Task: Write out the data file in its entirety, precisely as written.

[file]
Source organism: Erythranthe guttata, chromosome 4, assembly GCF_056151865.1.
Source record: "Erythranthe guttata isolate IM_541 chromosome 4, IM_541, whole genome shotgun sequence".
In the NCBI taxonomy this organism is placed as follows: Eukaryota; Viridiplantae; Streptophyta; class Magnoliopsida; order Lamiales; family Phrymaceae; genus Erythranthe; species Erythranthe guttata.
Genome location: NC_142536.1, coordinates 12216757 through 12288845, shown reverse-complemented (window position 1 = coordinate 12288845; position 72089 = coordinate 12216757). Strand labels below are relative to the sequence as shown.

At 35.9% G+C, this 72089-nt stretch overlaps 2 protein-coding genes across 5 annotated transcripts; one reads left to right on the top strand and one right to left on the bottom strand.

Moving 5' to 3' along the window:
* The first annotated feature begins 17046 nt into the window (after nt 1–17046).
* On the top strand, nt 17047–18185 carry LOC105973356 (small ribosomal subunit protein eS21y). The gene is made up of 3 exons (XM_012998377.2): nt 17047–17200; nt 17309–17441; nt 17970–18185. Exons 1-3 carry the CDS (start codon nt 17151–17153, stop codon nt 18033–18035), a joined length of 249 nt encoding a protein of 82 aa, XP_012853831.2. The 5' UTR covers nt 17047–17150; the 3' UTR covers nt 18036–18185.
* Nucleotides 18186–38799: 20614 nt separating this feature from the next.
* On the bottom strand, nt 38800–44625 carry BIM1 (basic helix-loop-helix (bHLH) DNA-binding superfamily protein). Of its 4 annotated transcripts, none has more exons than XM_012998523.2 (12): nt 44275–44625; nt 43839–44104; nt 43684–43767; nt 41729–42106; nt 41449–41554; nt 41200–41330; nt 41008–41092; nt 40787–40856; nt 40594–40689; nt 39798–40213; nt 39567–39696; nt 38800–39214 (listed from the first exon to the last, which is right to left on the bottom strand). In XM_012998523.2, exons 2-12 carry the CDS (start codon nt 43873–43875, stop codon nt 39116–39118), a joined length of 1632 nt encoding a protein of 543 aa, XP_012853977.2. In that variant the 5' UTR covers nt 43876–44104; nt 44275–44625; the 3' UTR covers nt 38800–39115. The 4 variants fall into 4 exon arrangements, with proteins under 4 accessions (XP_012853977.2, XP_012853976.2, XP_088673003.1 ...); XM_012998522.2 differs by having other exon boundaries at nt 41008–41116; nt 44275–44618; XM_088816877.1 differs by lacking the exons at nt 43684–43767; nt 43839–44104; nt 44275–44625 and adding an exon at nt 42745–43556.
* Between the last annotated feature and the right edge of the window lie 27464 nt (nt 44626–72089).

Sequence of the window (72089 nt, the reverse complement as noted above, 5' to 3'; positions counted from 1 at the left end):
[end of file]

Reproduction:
Source organism: Erythranthe guttata, chromosome 4, assembly GCF_056151865.1.
Source record: "Erythranthe guttata isolate IM_541 chromosome 4, IM_541, whole genome shotgun sequence".
In the NCBI taxonomy this organism is placed as follows: Eukaryota; Viridiplantae; Streptophyta; class Magnoliopsida; order Lamiales; family Phrymaceae; genus Erythranthe; species Erythranthe guttata.
Genome location: NC_142536.1, coordinates 12216757 through 12288845, shown reverse-complemented (window position 1 = coordinate 12288845; position 72089 = coordinate 12216757). Strand labels below are relative to the sequence as shown.

At 35.9% G+C, this 72089-nt stretch overlaps 2 protein-coding genes across 5 annotated transcripts; one reads left to right on the top strand and one right to left on the bottom strand.

Moving 5' to 3' along the window:
* The first annotated feature begins 17046 nt into the window (after nt 1–17046).
* On the top strand, nt 17047–18185 carry LOC105973356 (small ribosomal subunit protein eS21y). The gene is made up of 3 exons (XM_012998377.2): nt 17047–17200; nt 17309–17441; nt 17970–18185. Exons 1-3 carry the CDS (start codon nt 17151–17153, stop codon nt 18033–18035), a joined length of 249 nt encoding a protein of 82 aa, XP_012853831.2. The 5' UTR covers nt 17047–17150; the 3' UTR covers nt 18036–18185.
* Nucleotides 18186–38799: 20614 nt separating this feature from the next.
* On the bottom strand, nt 38800–44625 carry BIM1 (basic helix-loop-helix (bHLH) DNA-binding superfamily protein). Of its 4 annotated transcripts, none has more exons than XM_012998523.2 (12): nt 44275–44625; nt 43839–44104; nt 43684–43767; nt 41729–42106; nt 41449–41554; nt 41200–41330; nt 41008–41092; nt 40787–40856; nt 40594–40689; nt 39798–40213; nt 39567–39696; nt 38800–39214 (listed from the first exon to the last, which is right to left on the bottom strand). In XM_012998523.2, exons 2-12 carry the CDS (start codon nt 43873–43875, stop codon nt 39116–39118), a joined length of 1632 nt encoding a protein of 543 aa, XP_012853977.2. In that variant the 5' UTR covers nt 43876–44104; nt 44275–44625; the 3' UTR covers nt 38800–39115. The 4 variants fall into 4 exon arrangements, with proteins under 4 accessions (XP_012853977.2, XP_012853976.2, XP_088673003.1 ...); XM_012998522.2 differs by having other exon boundaries at nt 41008–41116; nt 44275–44618; XM_088816877.1 differs by lacking the exons at nt 43684–43767; nt 43839–44104; nt 44275–44625 and adding an exon at nt 42745–43556.
* Between the last annotated feature and the right edge of the window lie 27464 nt (nt 44626–72089).

Sequence of the window (72089 nt, the reverse complement as noted above, 5' to 3'; positions counted from 1 at the left end):